Doctor Faustus Contents
- The Faust figure in European culture
- Social / political context
- Religious / philosophical context
- The theatrical context
- The texts of Doctor Faustus
- Prologue: Chorus one
- Scene one
- Scene two
- Scene three
- Scene four
- Scene five
- Chorus two
- Scene six
- Scene six, version B
- Scene seven
- Scene seven, version B
- Scene eight
- Scene eight, version B
- Chorus three
- Scene nine
- Scene nine, version B
- Scene ten
- Scene eleven
- Chorus four
- Scene twelve
- Scene thirteen
Helen: transcendence and immortality
Helen and the Trojan War
In one of the most well known passages from Dr Faustus, the mythological figure of Helen of Troy is evoked:
And burnt the topless towers of Ilium?
Sweet Helen, make me immortal with a kiss:
Her lips suck forth my soul, see where it flies!
Come, Helen, come, give me my soul again.
Here will I dwell, for heaven be in these lips,
And all is dross that is not Helena!
I will be Paris, and for love of thee,
Instead of Troy shall Wittenburg be sacked;
And I will combat with weak Menelaus,
And wear thy colours on my plumed crest:
Yea, I will wound Achilles on the heel,
And then return to Helen for a kiss.
O thou art fairer than a thousand stars,
Brighter art thou than flaming Jupiter
When he appeared to hapless Semele;
More lovely than the monarch of the sky
In wanton Arethusa's azured arms;
And none but thee shall be my paramour.
Scene 12, 89-108
It is Helen's famed beauty that leads Faustus to summon her as his lover, and this speech opens with what is probably the best-known line from the play. The story of Helen's abduction by Paris and the ensuing war between the Trojans and Greeks, culminating in the siege of Troy, is told by Homer in The Iliad. The aftermath of the war for two of the individuals involved is told in Homer's The Odyssey and Virgil's Aeneid.
Helen's celebrated beauty was thus the cause of suffering, death and exile. But Faustus is prepared to suffer all this. He proposes to sacrifice Wittenburg instead of Troy, to fight Menelaus, Helen's husband, and defeat even the Greek hero Achilles. His comparison of himself to these ancient heroes is another example of his conceit.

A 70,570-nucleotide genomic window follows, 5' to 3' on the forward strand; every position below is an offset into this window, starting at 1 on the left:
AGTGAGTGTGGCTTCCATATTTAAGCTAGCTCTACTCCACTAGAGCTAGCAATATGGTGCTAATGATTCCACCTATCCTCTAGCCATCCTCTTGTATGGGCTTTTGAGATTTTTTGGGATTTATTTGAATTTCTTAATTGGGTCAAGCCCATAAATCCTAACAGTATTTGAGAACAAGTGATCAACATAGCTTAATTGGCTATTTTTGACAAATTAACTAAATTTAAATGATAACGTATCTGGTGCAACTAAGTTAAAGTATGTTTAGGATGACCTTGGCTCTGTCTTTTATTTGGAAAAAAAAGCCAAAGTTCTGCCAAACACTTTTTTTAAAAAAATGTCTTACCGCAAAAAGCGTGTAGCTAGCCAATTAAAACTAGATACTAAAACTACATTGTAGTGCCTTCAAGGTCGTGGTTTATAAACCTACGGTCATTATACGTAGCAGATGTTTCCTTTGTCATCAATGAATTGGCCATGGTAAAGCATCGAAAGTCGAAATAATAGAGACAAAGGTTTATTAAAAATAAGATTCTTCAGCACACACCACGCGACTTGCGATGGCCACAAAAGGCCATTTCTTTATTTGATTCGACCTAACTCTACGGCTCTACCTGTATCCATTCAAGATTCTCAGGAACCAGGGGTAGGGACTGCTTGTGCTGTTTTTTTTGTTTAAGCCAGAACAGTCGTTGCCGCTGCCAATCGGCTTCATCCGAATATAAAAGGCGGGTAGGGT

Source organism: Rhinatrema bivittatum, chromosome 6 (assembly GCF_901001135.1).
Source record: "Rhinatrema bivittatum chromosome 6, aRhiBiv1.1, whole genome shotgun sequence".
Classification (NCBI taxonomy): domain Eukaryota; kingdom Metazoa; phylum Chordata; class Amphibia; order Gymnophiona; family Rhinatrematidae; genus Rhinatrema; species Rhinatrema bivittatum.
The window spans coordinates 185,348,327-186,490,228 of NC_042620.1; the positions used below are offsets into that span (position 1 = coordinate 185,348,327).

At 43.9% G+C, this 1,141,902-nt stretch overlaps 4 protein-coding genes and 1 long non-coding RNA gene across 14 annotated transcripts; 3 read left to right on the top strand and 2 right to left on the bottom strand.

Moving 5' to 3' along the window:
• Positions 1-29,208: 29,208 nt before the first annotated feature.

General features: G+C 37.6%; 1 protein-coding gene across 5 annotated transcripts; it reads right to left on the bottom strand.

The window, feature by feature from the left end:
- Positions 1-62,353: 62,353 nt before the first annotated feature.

Immortality and sensuality
He sees in Helen a mortal and fleshly version of salvation and immortality. Lines like ‘make me immortal with a kiss', ‘her lips suck forth my soul' and ‘heaven be in these lips' are blasphemous in that he seeks, in the vision of a mortal, the salvation that only religious faith can deliver. The emphasis is very much on Helen's lips (see also, ‘And then return to Helen for a kiss'), affirming the sensuality of Faustus' aspirations at this late stage in the play.
In the final part of the speech, Faustus praises Helen in exalted terms: she is ‘fairer', ‘Brighter', ‘More lovely' than the mythological figures and natural phenomena to which she is compared. For these comparisons, Faustus turns to:
- The stars, the most distant heavenly bodies
- Jupiter (also known as Zeus), chief among the gods and a synonym for the sky, who seduced Semele (the moon), appearing to her as thunder and lightning; their offspring was Dionysus, one of the most important of the Greek gods
- Alpheus, a river-god, associated with the sun (hence ‘monarch of the sky') who seduced the nymph Arethusa
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